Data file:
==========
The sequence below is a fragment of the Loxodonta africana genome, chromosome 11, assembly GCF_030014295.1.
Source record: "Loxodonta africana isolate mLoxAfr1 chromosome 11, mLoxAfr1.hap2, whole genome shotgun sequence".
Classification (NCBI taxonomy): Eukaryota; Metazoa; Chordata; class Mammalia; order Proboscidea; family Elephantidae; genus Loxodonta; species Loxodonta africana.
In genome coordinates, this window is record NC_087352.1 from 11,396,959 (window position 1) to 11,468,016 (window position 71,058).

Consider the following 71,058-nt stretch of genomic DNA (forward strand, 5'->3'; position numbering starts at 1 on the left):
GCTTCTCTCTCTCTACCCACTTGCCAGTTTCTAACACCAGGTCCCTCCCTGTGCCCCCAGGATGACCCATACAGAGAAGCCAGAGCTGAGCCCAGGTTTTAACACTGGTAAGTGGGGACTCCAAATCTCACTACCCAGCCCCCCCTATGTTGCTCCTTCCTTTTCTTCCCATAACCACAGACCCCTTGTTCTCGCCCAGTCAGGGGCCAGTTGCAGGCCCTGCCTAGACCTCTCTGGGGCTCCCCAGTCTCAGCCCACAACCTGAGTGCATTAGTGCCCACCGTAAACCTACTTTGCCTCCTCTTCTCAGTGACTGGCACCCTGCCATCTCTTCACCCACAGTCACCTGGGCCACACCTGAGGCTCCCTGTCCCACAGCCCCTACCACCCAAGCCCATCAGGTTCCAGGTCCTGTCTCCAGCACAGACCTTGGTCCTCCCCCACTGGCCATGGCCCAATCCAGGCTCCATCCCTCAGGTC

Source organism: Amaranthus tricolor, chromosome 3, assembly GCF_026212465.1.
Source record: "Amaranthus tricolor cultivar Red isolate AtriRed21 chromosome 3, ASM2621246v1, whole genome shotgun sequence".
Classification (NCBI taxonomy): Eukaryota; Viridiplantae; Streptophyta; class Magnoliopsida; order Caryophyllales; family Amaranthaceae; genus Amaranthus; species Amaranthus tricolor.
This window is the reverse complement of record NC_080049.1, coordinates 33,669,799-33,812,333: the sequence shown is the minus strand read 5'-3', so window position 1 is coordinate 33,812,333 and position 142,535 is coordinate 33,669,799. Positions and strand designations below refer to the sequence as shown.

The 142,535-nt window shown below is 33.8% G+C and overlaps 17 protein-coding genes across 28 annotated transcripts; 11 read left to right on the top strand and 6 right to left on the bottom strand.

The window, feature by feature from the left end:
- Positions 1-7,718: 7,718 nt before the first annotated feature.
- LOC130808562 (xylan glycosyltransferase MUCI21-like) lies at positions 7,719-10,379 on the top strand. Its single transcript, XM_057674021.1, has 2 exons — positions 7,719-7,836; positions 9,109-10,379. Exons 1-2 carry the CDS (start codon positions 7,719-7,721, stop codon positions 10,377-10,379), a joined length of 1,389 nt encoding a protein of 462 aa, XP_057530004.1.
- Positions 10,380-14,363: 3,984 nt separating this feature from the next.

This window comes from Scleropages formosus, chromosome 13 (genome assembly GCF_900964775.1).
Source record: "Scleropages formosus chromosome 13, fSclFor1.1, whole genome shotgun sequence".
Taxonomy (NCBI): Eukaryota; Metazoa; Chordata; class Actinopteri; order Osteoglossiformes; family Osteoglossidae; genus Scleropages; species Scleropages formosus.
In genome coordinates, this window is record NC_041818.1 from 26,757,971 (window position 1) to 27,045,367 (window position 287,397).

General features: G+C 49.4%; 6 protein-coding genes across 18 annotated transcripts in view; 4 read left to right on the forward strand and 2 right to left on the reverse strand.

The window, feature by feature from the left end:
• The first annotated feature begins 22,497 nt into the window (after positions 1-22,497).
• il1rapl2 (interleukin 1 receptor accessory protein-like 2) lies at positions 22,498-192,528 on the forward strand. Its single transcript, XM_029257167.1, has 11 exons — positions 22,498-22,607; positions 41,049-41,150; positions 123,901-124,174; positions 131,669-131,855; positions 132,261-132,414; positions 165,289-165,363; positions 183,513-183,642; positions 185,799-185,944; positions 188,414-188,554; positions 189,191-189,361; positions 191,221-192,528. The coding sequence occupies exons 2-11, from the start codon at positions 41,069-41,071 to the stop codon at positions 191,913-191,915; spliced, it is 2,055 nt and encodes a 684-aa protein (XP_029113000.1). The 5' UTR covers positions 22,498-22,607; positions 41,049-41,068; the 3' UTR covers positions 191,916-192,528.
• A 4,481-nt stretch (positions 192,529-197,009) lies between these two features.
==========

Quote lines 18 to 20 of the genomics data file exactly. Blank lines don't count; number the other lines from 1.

Taxonomy (NCBI): Eukaryota; Metazoa; Chordata; class Actinopteri; order Osteoglossiformes; family Osteoglossidae; genus Scleropages; species Scleropages formosus.
In genome coordinates, this window is record NC_041818.1 from 26,757,971 (window position 1) to 27,045,367 (window position 287,397).

General features: G+C 49.4%; 6 protein-coding genes across 18 annotated transcripts in view; 4 read left to right on the forward strand and 2 right to left on the reverse strand.